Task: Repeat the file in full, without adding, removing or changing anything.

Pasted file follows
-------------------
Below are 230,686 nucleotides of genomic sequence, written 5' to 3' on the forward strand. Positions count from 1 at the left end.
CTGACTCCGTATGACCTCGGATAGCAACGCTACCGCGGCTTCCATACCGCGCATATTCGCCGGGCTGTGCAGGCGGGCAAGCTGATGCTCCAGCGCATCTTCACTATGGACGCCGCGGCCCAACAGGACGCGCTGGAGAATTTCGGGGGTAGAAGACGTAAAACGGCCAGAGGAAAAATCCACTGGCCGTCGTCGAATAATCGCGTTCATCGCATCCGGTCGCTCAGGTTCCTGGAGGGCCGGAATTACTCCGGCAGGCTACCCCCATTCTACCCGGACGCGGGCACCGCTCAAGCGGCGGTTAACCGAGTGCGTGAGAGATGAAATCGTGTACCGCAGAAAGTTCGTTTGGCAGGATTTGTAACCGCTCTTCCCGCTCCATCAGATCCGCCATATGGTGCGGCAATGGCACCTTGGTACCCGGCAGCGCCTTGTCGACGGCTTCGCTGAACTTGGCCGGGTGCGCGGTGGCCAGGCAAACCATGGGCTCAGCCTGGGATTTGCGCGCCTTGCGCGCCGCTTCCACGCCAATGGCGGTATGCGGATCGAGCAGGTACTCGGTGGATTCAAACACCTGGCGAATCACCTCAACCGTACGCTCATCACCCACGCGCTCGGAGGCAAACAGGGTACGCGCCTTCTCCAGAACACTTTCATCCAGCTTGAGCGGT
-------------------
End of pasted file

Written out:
Below are 230,686 nucleotides of genomic sequence, written 5' to 3' on the forward strand. Positions count from 1 at the left end.
CTGACTCCGTATGACCTCGGATAGCAACGCTACCGCGGCTTCCATACCGCGCATATTCGCCGGGCTGTGCAGGCGGGCAAGCTGATGCTCCAGCGCATCTTCACTATGGACGCCGCGGCCCAACAGGACGCGCTGGAGAATTTCGGGGGTAGAAGACGTAAAACGGCCAGAGGAAAAATCCACTGGCCGTCGTCGAATAATCGCGTTCATCGCATCCGGTCGCTCAGGTTCCTGGAGGGCCGGAATTACTCCGGCAGGCTACCCCCATTCTACCCGGACGCGGGCACCGCTCAAGCGGCGGTTAACCGAGTGCGTGAGAGATGAAATCGTGTACCGCAGAAAGTTCGTTTGGCAGGATTTGTAACCGCTCTTCCCGCTCCATCAGATCCGCCATATGGTGCGGCAATGGCACCTTGGTACCCGGCAGCGCCTTGTCGACGGCTTCGCTGAACTTGGCCGGGTGCGCGGTGGCCAGGCAAACCATGGGCTCAGCCTGGGATTTGCGCGCCTTGCGCGCCGCTTCCACGCCAATGGCGGTATGCGGATCGAGCAGGTACTCGGTGGATTCAAACACCTGGCGAATCACCTCAACCGTACGCTCATCACCCACGCGCTCGGAGGCAAACAGGGTACGCGCCTTCTCCAGAACACTTTCATCCAGCTTGAGCGGT